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Monsignor Gregory L. Higley reminded the congregation that “Jesus’s farewell message to the Apostles 2,000 years ago was, ‘I’ll never leave you orphaned. I’ll always be with you, because I am your best friend.’
“And that’s all He asks of us in return: to be a true friend to Him.”
Msgr. Higley wore a facemask while offering Mass and preaching the homily in the Romanesque chapel of the Shrine of Our Lady of Sorrows in Starkenburg May 17.
About 30 people, keeping proper social distance, attended.
“This, of course, would ordinarily be the day of Maifest in Hermann and of our May Pilgrimage to this shrine,” he noted. “Much of the activities had to be postponed until next year, but I wanted to have Mass if at all possible.”
“Sum total of the Gospel”
Msgr. Higley noted that for the past several weeks, the Gospel readings had come from the 12th, 13th and 14th chapters of the Gospel According to St. John.
“This is Jesus’s last discourse, His final farewell message,” said Msgr. Higley. “Now, His Apostles don’t know that it’s His farewell message ... but He knows it. And that’s why He has to cover a lot of ground.”
The priest asserted that those three chapters present a compact summary of all of Jesus’s teaching.
“That’s the sum total of the Gospel,” he said. “After that, Jesus and the apostles go to the Kindron Valley, which of course, is represented here on the shrine grounds down below where the creek is.
“And He is arrested in the Garden of Gethsemane, the Mount of Olives, depicted there at our Mount Olivet Grotto,” he added.
Through His last discourse, Jesus wants His apostles and those they would minister to, to see God not as a punitive judge but a loving Father.
“And it’s not just meant to be a metaphor,” said Msgr. Higley. “It’s a true relationship.”
Jesus also speaks of the Holy Spirit — the Paraclete, the Counselor, the Advocate.
“The Holy Spirit is our helper,” he said.
And Jesus, the Savior and Redeemer, presents Himself as a friend.
He deals honestly but lovingly with His people. He always has their best interest in mind.
That friendship continues to deepen and grow, even when the friends don’t see each other every day.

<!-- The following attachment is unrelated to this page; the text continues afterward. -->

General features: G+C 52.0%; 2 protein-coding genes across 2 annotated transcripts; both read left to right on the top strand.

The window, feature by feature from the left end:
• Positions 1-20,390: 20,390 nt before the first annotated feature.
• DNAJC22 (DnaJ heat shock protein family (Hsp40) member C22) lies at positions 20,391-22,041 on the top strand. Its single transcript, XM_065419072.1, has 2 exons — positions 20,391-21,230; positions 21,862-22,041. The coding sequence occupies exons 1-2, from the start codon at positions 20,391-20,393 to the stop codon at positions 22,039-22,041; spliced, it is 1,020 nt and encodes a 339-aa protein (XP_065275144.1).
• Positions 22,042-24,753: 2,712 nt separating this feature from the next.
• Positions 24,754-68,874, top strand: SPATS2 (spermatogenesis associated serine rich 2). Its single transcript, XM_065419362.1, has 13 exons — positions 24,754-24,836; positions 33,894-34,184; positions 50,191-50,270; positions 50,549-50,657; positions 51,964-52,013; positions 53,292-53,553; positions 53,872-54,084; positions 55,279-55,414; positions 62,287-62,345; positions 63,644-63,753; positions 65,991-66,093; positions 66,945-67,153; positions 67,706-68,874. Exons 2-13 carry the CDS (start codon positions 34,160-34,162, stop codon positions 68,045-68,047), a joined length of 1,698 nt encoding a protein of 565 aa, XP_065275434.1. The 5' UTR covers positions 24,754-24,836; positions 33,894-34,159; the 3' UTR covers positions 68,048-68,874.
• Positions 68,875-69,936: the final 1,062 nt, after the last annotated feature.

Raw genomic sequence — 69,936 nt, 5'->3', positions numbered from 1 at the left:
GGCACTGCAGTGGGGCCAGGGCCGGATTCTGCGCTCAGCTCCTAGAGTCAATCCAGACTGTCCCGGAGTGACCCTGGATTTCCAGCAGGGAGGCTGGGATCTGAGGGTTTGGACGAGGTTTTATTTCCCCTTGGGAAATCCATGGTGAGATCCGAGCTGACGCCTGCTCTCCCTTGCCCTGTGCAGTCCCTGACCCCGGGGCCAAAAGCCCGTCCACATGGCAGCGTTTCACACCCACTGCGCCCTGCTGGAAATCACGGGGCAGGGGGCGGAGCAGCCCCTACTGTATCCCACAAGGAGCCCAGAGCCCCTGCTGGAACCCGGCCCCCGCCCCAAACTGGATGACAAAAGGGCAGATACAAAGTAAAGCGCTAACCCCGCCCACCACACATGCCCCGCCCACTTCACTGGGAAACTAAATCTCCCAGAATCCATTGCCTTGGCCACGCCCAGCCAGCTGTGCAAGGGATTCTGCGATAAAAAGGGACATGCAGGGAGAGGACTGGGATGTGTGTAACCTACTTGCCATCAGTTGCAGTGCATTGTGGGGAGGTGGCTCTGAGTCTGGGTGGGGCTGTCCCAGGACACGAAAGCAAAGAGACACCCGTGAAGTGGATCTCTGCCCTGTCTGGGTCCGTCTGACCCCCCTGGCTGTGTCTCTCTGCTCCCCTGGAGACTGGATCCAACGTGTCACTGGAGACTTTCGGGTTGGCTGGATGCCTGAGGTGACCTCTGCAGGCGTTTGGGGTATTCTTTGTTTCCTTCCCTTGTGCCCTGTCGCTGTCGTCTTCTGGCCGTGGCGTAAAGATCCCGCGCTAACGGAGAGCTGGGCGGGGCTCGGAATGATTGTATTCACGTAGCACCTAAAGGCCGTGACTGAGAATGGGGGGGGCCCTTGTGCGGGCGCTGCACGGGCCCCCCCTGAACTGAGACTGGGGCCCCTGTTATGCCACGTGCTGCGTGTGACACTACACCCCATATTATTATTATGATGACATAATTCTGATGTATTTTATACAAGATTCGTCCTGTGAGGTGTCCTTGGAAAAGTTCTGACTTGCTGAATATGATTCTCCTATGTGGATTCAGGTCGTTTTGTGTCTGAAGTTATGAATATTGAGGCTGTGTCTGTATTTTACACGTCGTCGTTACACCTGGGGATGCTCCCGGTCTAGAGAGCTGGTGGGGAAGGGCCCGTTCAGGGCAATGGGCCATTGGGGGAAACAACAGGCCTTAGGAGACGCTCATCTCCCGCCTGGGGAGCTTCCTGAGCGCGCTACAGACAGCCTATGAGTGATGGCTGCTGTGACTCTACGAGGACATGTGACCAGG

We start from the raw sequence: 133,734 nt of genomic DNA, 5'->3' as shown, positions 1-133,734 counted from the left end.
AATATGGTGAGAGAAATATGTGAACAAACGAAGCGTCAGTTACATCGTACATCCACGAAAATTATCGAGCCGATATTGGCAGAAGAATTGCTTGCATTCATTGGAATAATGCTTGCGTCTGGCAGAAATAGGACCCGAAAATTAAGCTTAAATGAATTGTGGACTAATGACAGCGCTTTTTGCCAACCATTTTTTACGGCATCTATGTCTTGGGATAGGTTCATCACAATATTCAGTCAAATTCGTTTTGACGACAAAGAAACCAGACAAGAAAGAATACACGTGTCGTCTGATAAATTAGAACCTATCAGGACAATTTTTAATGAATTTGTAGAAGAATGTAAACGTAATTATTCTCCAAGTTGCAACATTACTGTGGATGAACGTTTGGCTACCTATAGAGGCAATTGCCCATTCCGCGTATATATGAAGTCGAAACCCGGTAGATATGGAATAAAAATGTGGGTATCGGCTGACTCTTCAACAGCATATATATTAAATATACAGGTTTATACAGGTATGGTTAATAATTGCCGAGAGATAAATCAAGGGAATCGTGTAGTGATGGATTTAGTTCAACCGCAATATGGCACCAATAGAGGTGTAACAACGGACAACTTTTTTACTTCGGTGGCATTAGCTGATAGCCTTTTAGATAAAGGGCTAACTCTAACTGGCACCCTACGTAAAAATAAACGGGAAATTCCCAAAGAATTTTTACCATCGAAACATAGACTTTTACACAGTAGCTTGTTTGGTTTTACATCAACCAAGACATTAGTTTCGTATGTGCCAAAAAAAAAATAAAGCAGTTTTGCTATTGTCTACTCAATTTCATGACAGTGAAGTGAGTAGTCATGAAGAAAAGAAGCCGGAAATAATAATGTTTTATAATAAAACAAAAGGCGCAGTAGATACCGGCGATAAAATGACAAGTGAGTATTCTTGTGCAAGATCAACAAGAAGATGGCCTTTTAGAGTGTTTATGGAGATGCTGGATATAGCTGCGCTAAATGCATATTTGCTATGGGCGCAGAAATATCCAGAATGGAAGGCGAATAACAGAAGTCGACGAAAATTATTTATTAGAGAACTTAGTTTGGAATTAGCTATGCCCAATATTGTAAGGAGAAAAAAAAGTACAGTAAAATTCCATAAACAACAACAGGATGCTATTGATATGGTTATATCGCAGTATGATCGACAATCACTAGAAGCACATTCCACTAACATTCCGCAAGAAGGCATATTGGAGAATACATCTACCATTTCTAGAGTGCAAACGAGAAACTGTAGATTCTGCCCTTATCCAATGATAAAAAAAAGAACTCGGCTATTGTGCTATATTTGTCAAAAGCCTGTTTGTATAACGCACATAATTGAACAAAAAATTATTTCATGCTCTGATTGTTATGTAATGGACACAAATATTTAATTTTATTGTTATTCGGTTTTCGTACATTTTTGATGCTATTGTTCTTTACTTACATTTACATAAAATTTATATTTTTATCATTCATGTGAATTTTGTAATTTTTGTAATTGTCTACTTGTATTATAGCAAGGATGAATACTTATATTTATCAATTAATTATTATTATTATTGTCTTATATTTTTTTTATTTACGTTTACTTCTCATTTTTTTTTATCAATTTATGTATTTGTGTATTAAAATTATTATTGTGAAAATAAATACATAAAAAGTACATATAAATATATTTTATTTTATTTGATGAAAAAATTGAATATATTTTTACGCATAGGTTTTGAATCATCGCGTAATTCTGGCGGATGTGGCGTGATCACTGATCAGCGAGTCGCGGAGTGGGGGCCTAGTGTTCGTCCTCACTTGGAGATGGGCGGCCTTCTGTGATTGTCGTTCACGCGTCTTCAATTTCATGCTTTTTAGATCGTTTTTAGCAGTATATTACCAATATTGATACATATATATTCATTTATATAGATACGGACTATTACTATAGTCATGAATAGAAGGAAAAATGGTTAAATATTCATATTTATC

“That’s a true friend,” Msgr. Higley stated. “That’s the relationship Jesus wants to have with us.
“He is a true friend, in fact He is our best friend,” he said. “Jesus is a true friend that we don’t always see but we know He’s here.
“And that’s why we come here as Catholics, to enter into communion with our best friend,” he said.
The calling of Catholic Christians is to be a best friend back to Jesus, which requires spending time with Him in prayer.
“And not just when we come here for worship,” said Msgr. Higley, “but especially through the other six days of the week.”
“Ask your mother”
Msgr. Higley acknowledged that the COVID-19 pandemic is “downright scary.”
“This microscopic virus is wreaking havoc upon every aspect of our daily activities,” he said.
He urged everyone to spend what would have been Pilgrimage Day calling upon the Blessed Mother to intercede before the throne of her Son, on behalf of all of God’s people.
“We do this time and time again for family members who ask for prayers or whom we know need our prayers,” the priest stated. “We do this all the time when situations in our lives plague us with worry and anxiety, so we give them up to our Blessed Mother.”
Having herself experienced unfathomable suffering in her role as “Our Lady of Sorrows,” especially in witnessing her Son’s passion and death, Mary understands other people’s fears, worries, anxieties and sorrows.
“That is why we turn to her,” said Msgr. Higley. “That is why her shrine in Starkenburg is such a gift to our community and to every person that makes a visit here.”
He encouraged everyone to pray a Rosary “for the victims of COVID-19, the healthcare professionals providing care, the millions of people who are out of work, the millions who have had to close up their businesses, the millions of children unable to attend their local schools, in our own country and all over the world.”
He said praying alone or with others is the best thing most people can do to help end the pandemic.
“This is not only a time for the power of medicine, this is also a time for the power of faith!” he said.
“Very holy ground”
Nearby Valentine Hall, which on Pilgrimage Day would normally be filled with people gathering for a meal and fellowship, was empty except for a handmade quilt marked, “To be raffled off at the May 17 Pilgrimage.”
From the hundreds of chances that were sold, young Gus VanBooven, pulled out the winning ticket from Bayville, New Jersey.
Msgr. Higley thanked everyone for their support of the shrine.
“And hopefully, it will be here for another 100 years, because of people like yourselves who are benefactors of this very holy place and this very holy ground.”
The Fall Pilgrimage to the Shrine of Our Lady of Sorrows is scheduled for Sunday, Sept. 13.
La Salette Father Denis Meyer, a Jefferson City native who is celebrating his 50th priestly anniversary this year, plans to lead the pilgrimage.